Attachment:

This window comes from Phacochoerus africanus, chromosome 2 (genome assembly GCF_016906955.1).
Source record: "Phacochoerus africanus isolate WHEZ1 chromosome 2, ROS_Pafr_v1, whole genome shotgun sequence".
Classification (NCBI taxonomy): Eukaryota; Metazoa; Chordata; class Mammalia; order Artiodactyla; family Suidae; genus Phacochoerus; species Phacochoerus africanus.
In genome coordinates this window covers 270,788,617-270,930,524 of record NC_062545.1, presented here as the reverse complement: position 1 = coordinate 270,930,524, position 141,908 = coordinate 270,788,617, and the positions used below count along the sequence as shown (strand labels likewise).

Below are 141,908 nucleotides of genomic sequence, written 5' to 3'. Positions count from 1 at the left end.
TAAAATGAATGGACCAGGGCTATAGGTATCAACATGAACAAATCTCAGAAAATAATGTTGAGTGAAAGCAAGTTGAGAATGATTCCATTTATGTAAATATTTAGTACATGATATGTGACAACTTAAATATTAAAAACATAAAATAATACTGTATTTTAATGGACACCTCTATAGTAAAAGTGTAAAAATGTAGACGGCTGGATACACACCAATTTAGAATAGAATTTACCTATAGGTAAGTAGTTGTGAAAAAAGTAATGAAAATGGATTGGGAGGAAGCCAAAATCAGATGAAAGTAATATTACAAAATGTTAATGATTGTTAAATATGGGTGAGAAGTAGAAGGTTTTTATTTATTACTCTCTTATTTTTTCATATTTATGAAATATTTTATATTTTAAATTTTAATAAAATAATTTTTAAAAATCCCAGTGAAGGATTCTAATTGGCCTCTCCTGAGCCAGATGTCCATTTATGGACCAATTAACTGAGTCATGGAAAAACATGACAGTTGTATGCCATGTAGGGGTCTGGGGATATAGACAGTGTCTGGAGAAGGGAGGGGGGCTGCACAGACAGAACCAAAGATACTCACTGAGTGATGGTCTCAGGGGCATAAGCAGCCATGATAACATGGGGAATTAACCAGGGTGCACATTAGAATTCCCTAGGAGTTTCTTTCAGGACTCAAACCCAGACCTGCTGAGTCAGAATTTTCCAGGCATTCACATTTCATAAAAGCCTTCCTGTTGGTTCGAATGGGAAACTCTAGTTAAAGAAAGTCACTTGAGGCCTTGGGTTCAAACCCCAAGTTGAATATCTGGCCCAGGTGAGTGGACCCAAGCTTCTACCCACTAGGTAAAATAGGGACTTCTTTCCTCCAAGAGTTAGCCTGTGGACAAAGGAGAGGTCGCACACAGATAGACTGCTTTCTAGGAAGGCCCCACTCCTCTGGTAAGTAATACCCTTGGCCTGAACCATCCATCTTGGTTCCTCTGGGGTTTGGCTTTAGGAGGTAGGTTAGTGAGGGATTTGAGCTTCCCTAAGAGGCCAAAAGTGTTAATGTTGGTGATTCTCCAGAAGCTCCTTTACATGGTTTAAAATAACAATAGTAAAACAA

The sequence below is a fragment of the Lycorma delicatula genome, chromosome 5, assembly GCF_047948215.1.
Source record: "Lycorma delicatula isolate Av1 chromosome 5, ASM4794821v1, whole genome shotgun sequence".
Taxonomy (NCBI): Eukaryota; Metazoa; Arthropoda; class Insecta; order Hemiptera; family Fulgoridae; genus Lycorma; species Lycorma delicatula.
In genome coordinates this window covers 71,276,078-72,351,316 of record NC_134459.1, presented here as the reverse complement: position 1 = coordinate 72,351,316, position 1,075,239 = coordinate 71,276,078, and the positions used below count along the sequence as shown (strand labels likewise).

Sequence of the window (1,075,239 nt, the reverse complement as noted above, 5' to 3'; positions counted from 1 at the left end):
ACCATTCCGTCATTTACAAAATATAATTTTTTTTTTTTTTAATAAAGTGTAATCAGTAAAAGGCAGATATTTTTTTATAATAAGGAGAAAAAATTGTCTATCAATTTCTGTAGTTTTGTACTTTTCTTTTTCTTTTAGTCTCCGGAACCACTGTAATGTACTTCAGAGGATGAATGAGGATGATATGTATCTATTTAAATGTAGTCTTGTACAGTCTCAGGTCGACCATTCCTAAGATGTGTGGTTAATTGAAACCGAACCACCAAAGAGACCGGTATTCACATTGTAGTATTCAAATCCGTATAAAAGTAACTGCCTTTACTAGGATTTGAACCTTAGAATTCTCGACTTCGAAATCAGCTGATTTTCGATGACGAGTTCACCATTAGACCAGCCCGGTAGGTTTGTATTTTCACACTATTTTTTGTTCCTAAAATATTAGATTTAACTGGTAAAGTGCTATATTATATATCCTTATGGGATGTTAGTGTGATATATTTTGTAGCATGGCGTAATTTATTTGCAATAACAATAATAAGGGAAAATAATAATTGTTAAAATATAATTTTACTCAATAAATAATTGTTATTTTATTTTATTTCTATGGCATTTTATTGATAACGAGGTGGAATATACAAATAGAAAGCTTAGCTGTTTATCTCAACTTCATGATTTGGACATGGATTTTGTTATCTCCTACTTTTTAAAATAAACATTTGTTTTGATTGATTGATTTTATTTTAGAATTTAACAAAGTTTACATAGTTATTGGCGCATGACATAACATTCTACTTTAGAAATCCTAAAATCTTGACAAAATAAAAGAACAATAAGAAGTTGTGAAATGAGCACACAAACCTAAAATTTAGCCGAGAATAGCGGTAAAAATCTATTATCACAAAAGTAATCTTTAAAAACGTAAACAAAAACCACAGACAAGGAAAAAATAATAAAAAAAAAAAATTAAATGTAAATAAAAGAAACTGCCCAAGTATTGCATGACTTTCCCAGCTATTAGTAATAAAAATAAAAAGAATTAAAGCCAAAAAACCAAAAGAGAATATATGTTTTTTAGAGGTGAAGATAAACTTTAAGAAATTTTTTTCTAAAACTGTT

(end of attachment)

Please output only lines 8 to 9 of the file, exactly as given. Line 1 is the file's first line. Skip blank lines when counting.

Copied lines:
Source record: "Lycorma delicatula isolate Av1 chromosome 5, ASM4794821v1, whole genome shotgun sequence".
Taxonomy (NCBI): Eukaryota; Metazoa; Arthropoda; class Insecta; order Hemiptera; family Fulgoridae; genus Lycorma; species Lycorma delicatula.